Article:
The problem goes way, way, way back to where you started, to the root of your story – all the way Back to YOUR IDEA.

Where Most Ideas Go Wrong

What if John Lasseter, the writer and director of Toy Story, had thought…“I have a great idea!…I’ll write a story about these toys that come to life and the boy who plays with them!”

That’s an interesting idea but it’s only telling part of the story. If he had begun writing from only that basic idea, which would be understandable because all kinds of ideas bubble up thinking about adventures a boy and his toys could have, he could write literally ANYTHING. There would be nothing to ground the story and nothing to guide him in a clear direction.

But the biggest issue to recognize in that basic idea is there isn’t any conflict.

CONFLICT is the base of all stories. Without conflict, there aren’t any problems to solve, if there aren’t any problems to solve, there isn’t any stress on the protagonist and without stress, the protagonist isn’t forced to change.

Stories are all about change…so if there isn’t any conflict, you don’t have a story.

But don’t worry. An incomplete idea can be strengthened and saved.

Good Stories are about ONE BIG CRISIS

Whether you write comedy or drama, the best stories feature a protagonist who, from the beginning, faces a strong moral choice and struggles with relatable human flaws. Stories that work play one argument out over and over, echoing throughout the genre, the scenes, characters, conflict, theme, sub-plots and all other story elements.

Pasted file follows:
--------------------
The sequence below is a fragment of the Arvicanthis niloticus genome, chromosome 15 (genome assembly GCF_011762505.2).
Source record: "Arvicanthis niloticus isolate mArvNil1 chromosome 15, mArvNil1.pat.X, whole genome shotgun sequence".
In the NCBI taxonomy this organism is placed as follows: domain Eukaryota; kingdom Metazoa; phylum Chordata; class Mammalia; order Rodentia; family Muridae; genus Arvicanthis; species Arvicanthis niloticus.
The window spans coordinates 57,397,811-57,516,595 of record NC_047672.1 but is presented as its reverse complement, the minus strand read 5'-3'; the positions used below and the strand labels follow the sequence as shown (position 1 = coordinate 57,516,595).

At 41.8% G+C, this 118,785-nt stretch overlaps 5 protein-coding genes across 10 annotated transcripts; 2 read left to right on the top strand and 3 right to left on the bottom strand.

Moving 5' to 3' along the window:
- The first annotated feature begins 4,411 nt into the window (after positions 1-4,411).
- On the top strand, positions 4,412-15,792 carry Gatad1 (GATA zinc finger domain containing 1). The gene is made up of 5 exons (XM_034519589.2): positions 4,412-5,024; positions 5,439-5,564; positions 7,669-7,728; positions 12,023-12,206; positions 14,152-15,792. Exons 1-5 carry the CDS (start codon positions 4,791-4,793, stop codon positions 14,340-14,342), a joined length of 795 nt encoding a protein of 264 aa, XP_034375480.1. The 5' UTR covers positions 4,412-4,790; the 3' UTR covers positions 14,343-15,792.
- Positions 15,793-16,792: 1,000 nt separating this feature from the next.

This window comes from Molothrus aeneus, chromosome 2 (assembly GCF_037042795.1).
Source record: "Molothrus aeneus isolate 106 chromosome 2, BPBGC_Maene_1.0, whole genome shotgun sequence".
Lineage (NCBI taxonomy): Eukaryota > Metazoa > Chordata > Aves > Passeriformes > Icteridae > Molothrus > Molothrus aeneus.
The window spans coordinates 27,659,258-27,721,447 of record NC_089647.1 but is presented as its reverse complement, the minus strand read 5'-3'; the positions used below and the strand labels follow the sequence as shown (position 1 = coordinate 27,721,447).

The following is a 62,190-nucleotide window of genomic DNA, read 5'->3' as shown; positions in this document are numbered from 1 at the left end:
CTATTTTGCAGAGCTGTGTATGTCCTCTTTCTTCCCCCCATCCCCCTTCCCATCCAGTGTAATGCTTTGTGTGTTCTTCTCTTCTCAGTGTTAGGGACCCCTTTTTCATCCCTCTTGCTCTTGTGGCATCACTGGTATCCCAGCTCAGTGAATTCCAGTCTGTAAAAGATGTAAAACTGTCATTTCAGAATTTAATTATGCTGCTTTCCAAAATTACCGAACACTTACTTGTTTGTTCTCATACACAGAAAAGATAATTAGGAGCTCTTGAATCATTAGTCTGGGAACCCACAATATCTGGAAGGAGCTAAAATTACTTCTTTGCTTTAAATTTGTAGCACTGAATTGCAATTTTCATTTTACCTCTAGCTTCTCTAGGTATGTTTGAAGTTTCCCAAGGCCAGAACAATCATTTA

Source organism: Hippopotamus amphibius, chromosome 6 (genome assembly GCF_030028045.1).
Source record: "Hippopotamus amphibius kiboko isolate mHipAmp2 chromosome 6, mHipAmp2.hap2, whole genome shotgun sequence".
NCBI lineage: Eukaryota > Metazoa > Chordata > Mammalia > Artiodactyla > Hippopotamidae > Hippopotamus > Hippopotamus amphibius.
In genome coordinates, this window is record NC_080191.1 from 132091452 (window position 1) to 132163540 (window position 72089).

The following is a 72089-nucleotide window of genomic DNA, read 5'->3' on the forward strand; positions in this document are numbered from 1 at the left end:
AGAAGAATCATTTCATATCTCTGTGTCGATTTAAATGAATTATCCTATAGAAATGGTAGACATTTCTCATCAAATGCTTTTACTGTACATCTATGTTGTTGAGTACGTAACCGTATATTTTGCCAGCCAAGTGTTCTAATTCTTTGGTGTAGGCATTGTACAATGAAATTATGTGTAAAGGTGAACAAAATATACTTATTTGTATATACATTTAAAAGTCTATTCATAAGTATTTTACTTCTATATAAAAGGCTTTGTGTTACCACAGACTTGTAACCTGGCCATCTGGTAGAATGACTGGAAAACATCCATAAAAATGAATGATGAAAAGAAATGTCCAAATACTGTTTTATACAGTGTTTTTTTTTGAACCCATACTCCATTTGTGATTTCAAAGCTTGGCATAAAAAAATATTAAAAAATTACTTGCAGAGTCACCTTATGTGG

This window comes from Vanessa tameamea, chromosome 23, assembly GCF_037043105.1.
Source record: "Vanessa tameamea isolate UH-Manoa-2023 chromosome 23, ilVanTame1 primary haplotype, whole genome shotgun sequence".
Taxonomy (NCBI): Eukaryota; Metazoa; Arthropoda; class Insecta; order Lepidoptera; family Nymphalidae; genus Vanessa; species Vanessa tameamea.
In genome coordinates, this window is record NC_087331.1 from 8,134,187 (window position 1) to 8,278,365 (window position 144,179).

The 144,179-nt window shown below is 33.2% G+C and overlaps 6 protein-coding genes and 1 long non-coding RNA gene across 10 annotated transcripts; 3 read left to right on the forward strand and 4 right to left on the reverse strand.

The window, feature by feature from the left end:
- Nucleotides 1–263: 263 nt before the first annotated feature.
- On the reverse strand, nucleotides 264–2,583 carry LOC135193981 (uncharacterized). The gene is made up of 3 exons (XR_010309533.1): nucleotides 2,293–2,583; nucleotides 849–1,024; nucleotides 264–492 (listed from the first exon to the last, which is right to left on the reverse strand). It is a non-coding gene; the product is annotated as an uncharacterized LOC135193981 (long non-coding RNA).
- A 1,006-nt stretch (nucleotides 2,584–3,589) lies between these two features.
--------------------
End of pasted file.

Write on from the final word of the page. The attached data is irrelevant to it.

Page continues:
This argument is created by having a Central Dilemma in your story.

A dilemma (a.k.a. Crisis or moral choice) is a problem offering two possibilities, neither of which is acceptable or preferable. In the same way that scenes and acts have a Crisis, your entire story is the argument and exploration of one gigantic Crisis.

Think of the central dilemma of a story as an exploration of:

DO I DO THIS ONE THING I REALLY DON’T WANT TO DO?

IF I DON’T, THIS OTHER TERRIBLE THING IS GOING TO HAPPEN

If you build your story around a protagonist who has to make a decision between two seemingly impossible choices, their inner strength will be tested as they try to achieve their external goal.